But Kate knows there is more to life than this, and her son Jack needs a Christmas to remember. What she needs is a Christmas miracle, and if there isn’t one on its way, she’ll just have to make her own.

So begins Kate’s advent countdown to the best Christmas ever. She has it all planned out, but you can’t plan for the unexpected, and when her life starts to unravel can her friends and the community around her help her save Christmas for all of them…?

Curl up and countdown to Christmas with a heart-warming festive romance, perfect for fans of Jenny Colgan, Debbie Johnson, and Holly Martin.

Rating: five-stars

Kate Thompson hates Christmas, since her husband was killed four years ago during his service abroad as a soldier. However, her son Jack is desperate to have a lovely Christmas, with a tree and presents. Kate, struggling financially and emotionally, doesn’t know what to do and how to do this. She’s stuck at a low paid job, now she must also sell Christmas trees dressed as an elf and freezing and is not sure what the future is going to bring. Her friend comes up with an idea of doing a special advent calendar with a festive activity to do together for every day in the countdown to Christmas.
Daniel is not looking towards Christmas after the death of his sister. He used to buy Christmas trees from Kate and he knows only as Christmas tree girl. They start to bump into each other more and more and soon realises there is much more to Kate than meets the eye. But Kate’s life is really complicated – can she cope? Will she cope? Can somebody help her?

Kate was a great leading character – there were so many challenges on her way, her life was so demanding and yet she more than often put others above herself. Struggling with money, with being a single mum, she was a realistic, genuine character. It was beautiful and also heart – breaking to see how much she tried to organize the unforgettable Christmas for her son and how far she’s go to guard him. The idea of Kate creating the advent calendar for Jack and making the time so special for her and her little boy was brilliant. The Christmassy things that they were supposed to do in the countdown to Christmas were so nice and so different to everything that we’re used to, and now I really feel like preparing something like this for my family.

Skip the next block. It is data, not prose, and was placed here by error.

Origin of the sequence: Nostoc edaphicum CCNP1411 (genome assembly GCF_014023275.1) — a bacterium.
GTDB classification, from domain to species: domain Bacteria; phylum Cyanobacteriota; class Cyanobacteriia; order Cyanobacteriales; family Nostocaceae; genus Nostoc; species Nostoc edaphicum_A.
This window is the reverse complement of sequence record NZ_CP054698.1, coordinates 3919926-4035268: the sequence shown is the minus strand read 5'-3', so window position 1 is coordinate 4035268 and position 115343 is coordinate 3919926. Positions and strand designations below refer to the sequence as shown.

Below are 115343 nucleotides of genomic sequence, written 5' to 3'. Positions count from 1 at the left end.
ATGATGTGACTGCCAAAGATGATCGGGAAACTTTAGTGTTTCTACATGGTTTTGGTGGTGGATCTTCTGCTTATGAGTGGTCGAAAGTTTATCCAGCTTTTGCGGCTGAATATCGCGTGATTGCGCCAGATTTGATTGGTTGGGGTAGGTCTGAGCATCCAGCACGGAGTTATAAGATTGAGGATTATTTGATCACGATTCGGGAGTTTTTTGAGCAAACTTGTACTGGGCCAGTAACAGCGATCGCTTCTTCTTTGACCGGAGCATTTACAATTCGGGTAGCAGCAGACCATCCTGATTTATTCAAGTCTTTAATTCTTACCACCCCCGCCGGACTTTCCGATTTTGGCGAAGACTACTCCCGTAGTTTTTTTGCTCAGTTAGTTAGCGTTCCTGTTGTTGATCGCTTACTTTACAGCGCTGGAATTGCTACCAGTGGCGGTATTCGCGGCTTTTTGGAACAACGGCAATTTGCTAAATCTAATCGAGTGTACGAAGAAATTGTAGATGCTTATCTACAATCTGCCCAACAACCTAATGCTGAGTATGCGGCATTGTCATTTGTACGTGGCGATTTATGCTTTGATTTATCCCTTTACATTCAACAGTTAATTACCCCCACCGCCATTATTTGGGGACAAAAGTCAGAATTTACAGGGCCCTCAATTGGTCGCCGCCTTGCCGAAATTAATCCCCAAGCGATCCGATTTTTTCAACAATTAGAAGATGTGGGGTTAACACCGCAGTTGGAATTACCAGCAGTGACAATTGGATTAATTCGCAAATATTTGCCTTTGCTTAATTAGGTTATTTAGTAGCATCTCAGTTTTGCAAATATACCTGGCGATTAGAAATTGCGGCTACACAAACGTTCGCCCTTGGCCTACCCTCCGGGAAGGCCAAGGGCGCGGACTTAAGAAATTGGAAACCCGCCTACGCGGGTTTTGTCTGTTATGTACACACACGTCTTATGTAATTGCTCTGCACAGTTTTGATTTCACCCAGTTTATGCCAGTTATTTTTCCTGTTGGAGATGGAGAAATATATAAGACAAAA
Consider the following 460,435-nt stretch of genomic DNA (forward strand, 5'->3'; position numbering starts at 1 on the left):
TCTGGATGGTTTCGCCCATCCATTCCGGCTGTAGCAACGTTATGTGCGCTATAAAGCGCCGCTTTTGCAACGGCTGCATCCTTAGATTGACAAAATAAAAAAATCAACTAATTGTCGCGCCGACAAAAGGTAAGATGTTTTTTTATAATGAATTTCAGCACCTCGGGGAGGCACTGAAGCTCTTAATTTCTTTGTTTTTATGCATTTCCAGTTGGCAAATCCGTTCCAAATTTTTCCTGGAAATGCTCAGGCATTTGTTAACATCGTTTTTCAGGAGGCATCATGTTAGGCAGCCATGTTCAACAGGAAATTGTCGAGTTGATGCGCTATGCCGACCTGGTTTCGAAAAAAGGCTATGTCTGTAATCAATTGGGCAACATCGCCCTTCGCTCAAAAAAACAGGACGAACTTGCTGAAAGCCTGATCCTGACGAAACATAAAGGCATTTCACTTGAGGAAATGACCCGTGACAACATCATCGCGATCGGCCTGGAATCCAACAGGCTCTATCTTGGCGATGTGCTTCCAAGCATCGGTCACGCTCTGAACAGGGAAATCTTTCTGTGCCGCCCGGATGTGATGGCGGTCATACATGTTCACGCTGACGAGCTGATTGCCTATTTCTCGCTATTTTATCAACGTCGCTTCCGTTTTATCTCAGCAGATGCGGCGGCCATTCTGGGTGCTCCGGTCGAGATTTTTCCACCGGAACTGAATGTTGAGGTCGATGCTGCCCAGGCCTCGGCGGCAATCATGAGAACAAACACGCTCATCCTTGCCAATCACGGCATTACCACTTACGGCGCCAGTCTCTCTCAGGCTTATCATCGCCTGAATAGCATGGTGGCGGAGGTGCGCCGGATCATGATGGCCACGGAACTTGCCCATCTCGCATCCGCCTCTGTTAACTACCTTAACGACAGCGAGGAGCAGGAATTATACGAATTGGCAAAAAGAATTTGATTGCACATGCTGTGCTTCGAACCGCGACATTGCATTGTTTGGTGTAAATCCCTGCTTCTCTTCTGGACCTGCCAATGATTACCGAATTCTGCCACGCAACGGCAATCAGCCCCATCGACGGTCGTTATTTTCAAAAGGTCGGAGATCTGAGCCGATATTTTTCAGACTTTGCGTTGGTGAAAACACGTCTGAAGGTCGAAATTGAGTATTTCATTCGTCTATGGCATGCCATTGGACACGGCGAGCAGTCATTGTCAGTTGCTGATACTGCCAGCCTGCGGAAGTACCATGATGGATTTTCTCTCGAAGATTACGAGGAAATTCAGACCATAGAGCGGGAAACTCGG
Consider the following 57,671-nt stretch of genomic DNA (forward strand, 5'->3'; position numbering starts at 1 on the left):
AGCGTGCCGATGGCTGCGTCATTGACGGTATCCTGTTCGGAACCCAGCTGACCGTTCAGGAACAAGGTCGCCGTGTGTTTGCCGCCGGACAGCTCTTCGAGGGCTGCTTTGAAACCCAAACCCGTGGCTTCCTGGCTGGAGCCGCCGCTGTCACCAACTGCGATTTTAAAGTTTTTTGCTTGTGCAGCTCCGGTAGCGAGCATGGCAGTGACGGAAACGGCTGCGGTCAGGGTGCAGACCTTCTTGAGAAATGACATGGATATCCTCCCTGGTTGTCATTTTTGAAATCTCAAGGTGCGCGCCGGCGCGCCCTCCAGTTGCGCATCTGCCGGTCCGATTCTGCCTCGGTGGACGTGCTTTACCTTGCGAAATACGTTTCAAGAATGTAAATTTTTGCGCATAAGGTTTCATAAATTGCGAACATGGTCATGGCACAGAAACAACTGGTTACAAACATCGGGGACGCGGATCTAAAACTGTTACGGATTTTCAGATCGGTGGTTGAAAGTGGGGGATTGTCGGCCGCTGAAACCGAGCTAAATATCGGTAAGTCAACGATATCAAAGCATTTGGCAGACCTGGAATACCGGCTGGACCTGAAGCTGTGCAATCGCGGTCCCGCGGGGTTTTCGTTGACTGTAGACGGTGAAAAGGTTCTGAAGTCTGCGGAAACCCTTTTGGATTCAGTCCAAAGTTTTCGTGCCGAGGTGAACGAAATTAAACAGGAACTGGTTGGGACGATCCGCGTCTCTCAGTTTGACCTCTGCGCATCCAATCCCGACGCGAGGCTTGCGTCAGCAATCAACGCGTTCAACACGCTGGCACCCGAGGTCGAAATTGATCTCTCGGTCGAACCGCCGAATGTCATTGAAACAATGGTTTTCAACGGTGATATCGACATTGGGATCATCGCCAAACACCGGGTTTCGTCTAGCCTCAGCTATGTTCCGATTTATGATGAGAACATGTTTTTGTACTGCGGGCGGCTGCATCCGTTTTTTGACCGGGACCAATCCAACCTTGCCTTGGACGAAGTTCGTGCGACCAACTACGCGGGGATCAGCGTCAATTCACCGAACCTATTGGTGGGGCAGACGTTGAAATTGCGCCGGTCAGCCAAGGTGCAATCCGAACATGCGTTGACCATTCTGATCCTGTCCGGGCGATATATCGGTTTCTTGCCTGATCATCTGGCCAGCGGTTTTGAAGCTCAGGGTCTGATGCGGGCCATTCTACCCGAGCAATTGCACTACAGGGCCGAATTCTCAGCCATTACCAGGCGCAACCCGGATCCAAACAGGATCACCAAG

The pace in this story was just spot on, and there were many things happening, and the book itself brings together threads of different characters. The chapters are more or less a countdown to Christmas – it is a second book in the last weeks that I’ve read written this way, though they were both absolutely different in style and voice but this way worked great in both of them. I loved how it shows that Christmas is not only about commerce and presents but about what it really is that counts – family, friendship, helping each other, appreciating what we have. It was a real rollercoaster journey, full of ups and downs, filled with feelings and emotions. It tugs at all the right heart – strings, it’s this kind of book that’ll make you smile and cry, that is poignant and uplifting. The author has in such a gentle, subtle way dealt with so many tough and heavy issues and there was the overwhelming festive spirit. She has touched upon different things, some of which I don’t often read about, and it was truly great, thought – provoking and eye – opening. Poppy Alexander is for sure an author to have on your radar, I’m already waiting for her next offering. Highly recommended!